The Detection of Heart Disease in Children
Results of a Mass Field Trial with Use of Tape-Recorded Heart Sounds
A mass field trial was accomplished utilizing a heart sounds tape-recording procedure to detect organic heart disease in school children.
The survey involved 35,934 children, with selection of an 8.2 per cent stratified random sample of Chicago elementary public-school children, drawn from eight representative geographic-socioeconomic-racial areas of the city.
Of the total base population, 33,026 (91.9 per cent) were recorded.
A total of 506 children was recalled for direct auscultation, based on suspicious findings on the tape recordings.
Effective detection required that the tapes be interpreted by two specially trained cardiologists.
Of the 506 children scheduled for recall, 492 were actually examined; 85 were evaluated as having probable organic heart disease, and were referred for complete work-up.
Definite organic heart disease was ultimately diagnosed in 64 children, of whom 48 had congenital heart disease and 16 rheumatic heart disease. The prevalence rate of organic heart disease in the stratified random sample was 2 per 1,000, 1.5 for congenital heart disease and 0.5 for rheumatic heart disease.
Of the total cases, 1 per 1,000 were previously unknown; all such cases have been brought under appropriate medical management as a result of their detection.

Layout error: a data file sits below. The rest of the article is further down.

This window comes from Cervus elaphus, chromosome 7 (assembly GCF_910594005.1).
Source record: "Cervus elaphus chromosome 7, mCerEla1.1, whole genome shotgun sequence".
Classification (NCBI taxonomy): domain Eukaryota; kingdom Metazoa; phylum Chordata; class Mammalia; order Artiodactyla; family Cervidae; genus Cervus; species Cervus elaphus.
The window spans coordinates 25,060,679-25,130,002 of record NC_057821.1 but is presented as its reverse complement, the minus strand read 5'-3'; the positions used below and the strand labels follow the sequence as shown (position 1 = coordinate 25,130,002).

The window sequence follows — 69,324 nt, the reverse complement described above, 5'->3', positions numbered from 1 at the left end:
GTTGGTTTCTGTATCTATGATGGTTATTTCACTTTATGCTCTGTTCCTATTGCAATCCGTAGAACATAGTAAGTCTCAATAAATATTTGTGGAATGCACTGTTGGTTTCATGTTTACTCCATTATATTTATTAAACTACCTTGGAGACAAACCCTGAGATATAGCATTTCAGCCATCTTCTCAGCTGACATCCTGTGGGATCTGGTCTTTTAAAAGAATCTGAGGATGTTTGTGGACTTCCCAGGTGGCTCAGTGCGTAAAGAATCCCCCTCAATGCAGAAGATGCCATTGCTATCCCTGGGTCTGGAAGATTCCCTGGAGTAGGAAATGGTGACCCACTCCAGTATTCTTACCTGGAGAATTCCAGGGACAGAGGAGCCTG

A special study of the nonrespondents (those not tape recorded) revealed a six-fold higher prevalence rate of organic heart disease in these children, compared with those surveyed.
A census was also made of cardiac children in special schools for the handicapped, in hospitals, or under home care. Based on the data from the sample, the nonrespondent study, and the foregoing census, the over-all prevalence rate of organic heart disease in Chicago elementary public-school children was estimated to be 3.4 per 1,000, 2.1 for congenital heart disease and 1.3 for rheumatic heart disease.
A validity study was accomplished by randomly inserting 34 cases of known organic heart disease among 2,525 children in one school. Thirty-one of these 34 cases (91.2 per cent) were detected; two of the three cases missed had aortic insufficiency with highpitched grade II murmurs.
It is concluded that this tape-recording procedure is a valid, feasible, and efficient method for the detection of organic heart disease in school children.
- © 1962 American Heart Association, Inc.